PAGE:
Dear friends, if you like a good chuckle, dim-witted heroes, and larger-than-life villains, then you'll love this fascinating series. On Wednesdays and Sundays, I’m blogging nibble-sized chunks of new ‘Life in the Clouds’ stories. You can check in regularly and read them for free, or wait to buy the entire story when published.
#2: Enchanter on the Roof ® James Field. Part 48
In the last post: Despite having the chagrined law on his collar, Bert acted casual…
“What happened here,” demanded Chief Inspector Dobbs. He'd changed into his ordinary civilian clothes: baggy trousers with turn-ups, and regardless of the mild morning weather, a yellow knitted pullover. “How did Dick Charmer escape from his handcuffs?”
Two policemen climbed out of their patrol car, their uniforms bristling with antenna and clumsy radios that peeped and squeaked. “Morn, Sir,” said the tallest as he straightened his cap. “Is this the man you want us to take in?” He nodded toward Bert and then searched the immediate area with his eyes. "I thought you said there were two? Where's the other man?"
“You're not taking anybody in yet,” thundered Chief Inspector Dobbs. “This is the man who can tell us how the other rogue escaped and where he went.”
“Yeah,” said Bert, mouth turned downward. “I saw it all and there was nothing I could do.” He clanked his handcuff chains against the restraining scaffolding pole. "I'm still captive."
“Tell me what happened, you blithering idiot.”
Bert buzzed his lips. "Had a nice breakfast?” He blinked twice, and then added, “Sir.”
The two policemen had joined the inspector, towering above him, one on each side. "I don't like the look of those dogs, Chief," said the constable on his left.
Bert's two Alsatians sat by his feet, unblinking eyes fixed on the officers, a deep rumble in their throats.
"Who let the dogs out?" demanded Chief Inspector Dobbs.
"I ain't saying nothing," said Bert, and then hurriedly changed the subject. “Seems Four Ps escaped from the mighty Inspector Dobbs too." He used Dick Charmer's nickname on purpose, hoping it would rile the inspector enough to forget the dogs.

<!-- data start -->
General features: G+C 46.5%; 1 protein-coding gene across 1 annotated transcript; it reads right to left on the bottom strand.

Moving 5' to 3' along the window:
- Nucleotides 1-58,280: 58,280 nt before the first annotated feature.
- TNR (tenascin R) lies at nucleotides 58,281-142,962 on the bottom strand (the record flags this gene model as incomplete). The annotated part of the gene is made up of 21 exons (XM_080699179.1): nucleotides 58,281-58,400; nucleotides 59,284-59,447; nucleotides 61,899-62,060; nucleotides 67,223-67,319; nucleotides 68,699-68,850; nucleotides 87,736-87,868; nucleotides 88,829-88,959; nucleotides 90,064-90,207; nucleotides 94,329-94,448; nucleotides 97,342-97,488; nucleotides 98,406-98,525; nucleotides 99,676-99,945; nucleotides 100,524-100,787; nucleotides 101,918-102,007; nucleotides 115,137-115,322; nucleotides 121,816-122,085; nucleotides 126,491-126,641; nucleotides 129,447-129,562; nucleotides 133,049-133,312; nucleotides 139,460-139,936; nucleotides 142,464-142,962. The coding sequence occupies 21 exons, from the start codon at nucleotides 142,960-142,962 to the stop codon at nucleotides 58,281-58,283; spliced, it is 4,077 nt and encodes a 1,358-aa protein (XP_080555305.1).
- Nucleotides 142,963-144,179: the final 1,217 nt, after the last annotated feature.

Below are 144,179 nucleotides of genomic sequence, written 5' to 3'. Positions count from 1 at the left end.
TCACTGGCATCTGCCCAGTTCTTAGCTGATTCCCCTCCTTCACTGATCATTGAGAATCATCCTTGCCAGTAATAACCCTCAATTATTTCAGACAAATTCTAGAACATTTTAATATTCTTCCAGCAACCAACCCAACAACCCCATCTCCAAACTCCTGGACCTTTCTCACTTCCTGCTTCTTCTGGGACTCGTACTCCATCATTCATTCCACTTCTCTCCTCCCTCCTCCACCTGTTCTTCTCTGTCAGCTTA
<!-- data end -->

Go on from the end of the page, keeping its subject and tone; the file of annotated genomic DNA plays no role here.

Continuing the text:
“Chief Inspector,” screeched Dobbs, foam bubbling in the corners of his mouth. “Right. That’s it.” He whirled to face his constables and barked at them. “Take him in for questioning.”
Bert shook his head. “I ain’t got time for that. I’m on duty soon up at The Cloud Mansion." A new thought dawned on him and he puffed out his chest. "Anyway," he said, voice full of bluster, "how you gonna unlock me without the keys?”
To be continued…
The real world:
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Like to know more about Alf, Bert and the rest of the gang? You can read their chaotic history in What on Earth.
'Enchanter On The Roof' is reaching its end. In one week, 'Gamblers who Cheat' makes an entrance.
She contested the bygone will. He stood to lose his life's work. But neither had gambled on Alf.
See you there ;-)
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A River in Darkness: One Man's Escape from North Korea by Masaji Ishikawa
My rating: 4 of 5 stars
To save the jobs of those in the Japanese government who helped him escape, Masaji Ishikawa wrote: “…obviously I wasn’t going to start talking to the press.” Instead, he wrote this mammoth best-selling book? Sorry, but I don’t believe this man’s autobiography can be true. If it is, then he is likely responsible for the sacking of those government officials who helped his return to Japan, and worse, expose his family to torture or execution in North Korea.
It may well be that he moved to North Korea in 1960, aged thirteen, where he lived until his escape in 1996. However, I rather believe his memoir is an over dramatised collection of exaggerated incidents he picked up from others. In which case, good for him.
I hope this is the case; otherwise, he puts himself in a poor light. From his book, he already comes across as egoistic, beating up anyone who upsets him and often leaving his family to starve while he runs off to find work to feed himself.
North Korea is undoubtedly not an agreeable place to live, but propaganda and false news flourish. The story in this book is captivating and mind-bogglingly tragic, hence four stars. I just don’t accept Mr Ishikawa’s life was as awful, or maybe I don’t want to believe, as he relates.
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